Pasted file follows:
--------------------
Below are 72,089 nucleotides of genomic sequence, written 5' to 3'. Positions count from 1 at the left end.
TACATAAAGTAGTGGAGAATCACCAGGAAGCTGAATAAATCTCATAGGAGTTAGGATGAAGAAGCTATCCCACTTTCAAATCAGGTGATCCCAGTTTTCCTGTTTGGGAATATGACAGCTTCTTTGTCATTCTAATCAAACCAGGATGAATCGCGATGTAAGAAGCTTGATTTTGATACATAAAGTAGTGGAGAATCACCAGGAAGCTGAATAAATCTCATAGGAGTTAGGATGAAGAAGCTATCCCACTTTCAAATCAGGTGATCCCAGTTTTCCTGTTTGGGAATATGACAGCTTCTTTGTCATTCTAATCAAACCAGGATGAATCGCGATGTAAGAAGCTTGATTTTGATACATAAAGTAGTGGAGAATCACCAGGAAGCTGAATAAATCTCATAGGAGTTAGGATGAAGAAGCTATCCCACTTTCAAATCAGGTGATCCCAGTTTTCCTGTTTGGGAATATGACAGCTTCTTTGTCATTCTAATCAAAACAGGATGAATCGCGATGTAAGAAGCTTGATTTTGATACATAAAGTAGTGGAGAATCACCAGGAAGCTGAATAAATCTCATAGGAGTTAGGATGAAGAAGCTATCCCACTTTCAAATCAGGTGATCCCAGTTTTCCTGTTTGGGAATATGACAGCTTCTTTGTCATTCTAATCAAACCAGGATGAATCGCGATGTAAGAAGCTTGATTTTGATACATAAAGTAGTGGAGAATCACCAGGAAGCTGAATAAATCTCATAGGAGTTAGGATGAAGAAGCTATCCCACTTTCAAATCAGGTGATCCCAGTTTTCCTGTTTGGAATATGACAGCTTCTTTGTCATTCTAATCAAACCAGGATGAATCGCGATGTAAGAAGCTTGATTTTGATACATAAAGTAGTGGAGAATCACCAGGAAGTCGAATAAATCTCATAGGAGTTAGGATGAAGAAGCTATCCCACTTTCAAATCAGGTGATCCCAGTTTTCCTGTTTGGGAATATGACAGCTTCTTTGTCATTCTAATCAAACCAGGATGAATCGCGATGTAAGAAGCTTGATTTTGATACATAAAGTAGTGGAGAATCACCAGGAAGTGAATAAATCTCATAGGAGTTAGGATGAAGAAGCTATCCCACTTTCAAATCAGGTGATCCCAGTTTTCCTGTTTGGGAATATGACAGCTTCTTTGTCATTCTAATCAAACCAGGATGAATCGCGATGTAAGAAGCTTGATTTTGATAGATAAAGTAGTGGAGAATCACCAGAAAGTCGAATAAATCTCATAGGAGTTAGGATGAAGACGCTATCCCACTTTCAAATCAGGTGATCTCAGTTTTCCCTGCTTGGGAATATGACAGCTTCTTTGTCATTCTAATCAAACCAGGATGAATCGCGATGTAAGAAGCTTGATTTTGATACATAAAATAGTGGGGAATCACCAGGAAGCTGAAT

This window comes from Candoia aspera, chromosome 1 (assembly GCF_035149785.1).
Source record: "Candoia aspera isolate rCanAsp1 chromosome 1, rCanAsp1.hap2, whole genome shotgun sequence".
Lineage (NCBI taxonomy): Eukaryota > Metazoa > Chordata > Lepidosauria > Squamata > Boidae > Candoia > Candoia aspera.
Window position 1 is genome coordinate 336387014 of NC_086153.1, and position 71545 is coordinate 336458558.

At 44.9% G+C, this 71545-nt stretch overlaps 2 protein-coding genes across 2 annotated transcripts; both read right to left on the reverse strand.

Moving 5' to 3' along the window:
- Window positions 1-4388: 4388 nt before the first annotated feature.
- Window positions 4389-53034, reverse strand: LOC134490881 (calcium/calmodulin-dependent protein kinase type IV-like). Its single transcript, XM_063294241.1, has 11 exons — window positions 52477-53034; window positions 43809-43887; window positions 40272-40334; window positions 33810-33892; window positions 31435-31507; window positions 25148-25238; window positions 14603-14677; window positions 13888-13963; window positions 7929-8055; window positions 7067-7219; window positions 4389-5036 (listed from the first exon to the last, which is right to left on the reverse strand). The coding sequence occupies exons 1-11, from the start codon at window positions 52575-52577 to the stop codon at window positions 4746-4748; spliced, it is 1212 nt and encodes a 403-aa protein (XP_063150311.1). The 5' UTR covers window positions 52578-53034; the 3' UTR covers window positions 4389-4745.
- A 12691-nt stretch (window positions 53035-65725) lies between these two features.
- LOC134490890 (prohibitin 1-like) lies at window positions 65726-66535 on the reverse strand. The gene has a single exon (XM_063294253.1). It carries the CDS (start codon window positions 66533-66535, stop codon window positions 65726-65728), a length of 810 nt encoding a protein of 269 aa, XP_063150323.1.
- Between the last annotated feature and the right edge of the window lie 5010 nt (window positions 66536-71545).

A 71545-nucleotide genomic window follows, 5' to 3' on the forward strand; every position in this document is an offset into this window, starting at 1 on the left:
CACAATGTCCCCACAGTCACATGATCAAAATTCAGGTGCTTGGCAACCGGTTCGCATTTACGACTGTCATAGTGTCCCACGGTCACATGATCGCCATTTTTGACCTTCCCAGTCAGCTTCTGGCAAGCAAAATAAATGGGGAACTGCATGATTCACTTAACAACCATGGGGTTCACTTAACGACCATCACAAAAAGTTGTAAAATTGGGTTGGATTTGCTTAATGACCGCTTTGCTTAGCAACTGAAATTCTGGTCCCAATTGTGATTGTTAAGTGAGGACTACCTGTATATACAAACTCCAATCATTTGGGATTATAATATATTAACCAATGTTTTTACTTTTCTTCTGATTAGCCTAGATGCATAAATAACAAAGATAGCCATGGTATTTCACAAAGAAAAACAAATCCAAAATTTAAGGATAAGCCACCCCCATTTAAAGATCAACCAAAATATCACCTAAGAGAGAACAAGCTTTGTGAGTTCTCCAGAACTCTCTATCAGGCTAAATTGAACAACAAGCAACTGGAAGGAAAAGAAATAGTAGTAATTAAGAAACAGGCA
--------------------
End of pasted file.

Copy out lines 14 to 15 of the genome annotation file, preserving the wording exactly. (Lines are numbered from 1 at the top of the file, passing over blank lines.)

A 71545-nucleotide genomic window follows, 5' to 3' on the forward strand; every position in this document is an offset into this window, starting at 1 on the left:
CACAATGTCCCCACAGTCACATGATCAAAATTCAGGTGCTTGGCAACCGGTTCGCATTTACGACTGTCATAGTGTCCCACGGTCACATGATCGCCATTTTTGACCTTCCCAGTCAGCTTCTGGCAAGCAAAATAAATGGGGAACTGCATGATTCACTTAACAACCATGGGGTTCACTTAACGACCATCACAAAAAGTTGTAAAATTGGGTTGGATTTGCTTAATGACCGCTTTGCTTAGCAACTGAAATTCTGGTCCCAATTGTGATTGTTAAGTGAGGACTACCTGTATATACAAACTCCAATCATTTGGGATTATAATATATTAACCAATGTTTTTACTTTTCTTCTGATTAGCCTAGATGCATAAATAACAAAGATAGCCATGGTATTTCACAAAGAAAAACAAATCCAAAATTTAAGGATAAGCCACCCCCATTTAAAGATCAACCAAAATATCACCTAAGAGAGAACAAGCTTTGTGAGTTCTCCAGAACTCTCTATCAGGCTAAATTGAACAACAAGCAACTGGAAGGAAAAGAAATAGTAGTAATTAAGAAACAGGCA